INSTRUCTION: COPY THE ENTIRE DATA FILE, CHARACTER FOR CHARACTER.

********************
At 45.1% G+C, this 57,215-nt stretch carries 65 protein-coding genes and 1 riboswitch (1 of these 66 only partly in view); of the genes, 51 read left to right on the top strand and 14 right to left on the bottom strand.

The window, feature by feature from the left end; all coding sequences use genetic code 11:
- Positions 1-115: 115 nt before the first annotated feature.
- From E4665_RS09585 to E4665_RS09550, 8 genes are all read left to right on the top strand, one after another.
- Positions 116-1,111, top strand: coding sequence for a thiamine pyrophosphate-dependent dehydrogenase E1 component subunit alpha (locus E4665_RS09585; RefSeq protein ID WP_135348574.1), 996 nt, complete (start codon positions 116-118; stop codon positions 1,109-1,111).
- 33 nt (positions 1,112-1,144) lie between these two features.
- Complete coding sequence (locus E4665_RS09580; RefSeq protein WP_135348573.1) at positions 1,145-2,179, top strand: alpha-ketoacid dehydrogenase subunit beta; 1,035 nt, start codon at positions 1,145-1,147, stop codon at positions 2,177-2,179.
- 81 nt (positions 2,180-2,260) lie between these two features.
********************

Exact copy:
At 45.1% G+C, this 57,215-nt stretch carries 65 protein-coding genes and 1 riboswitch (1 of these 66 only partly in view); of the genes, 51 read left to right on the top strand and 14 right to left on the bottom strand.

The window, feature by feature from the left end; all coding sequences use genetic code 11:
- Positions 1-115: 115 nt before the first annotated feature.
- From E4665_RS09585 to E4665_RS09550, 8 genes are all read left to right on the top strand, one after another.
- Positions 116-1,111, top strand: coding sequence for a thiamine pyrophosphate-dependent dehydrogenase E1 component subunit alpha (locus E4665_RS09585; RefSeq protein ID WP_135348574.1), 996 nt, complete (start codon positions 116-118; stop codon positions 1,109-1,111).
- 33 nt (positions 1,112-1,144) lie between these two features.
- Complete coding sequence (locus E4665_RS09580; RefSeq protein WP_135348573.1) at positions 1,145-2,179, top strand: alpha-ketoacid dehydrogenase subunit beta; 1,035 nt, start codon at positions 1,145-1,147, stop codon at positions 2,177-2,179.
- 81 nt (positions 2,180-2,260) lie between these two features.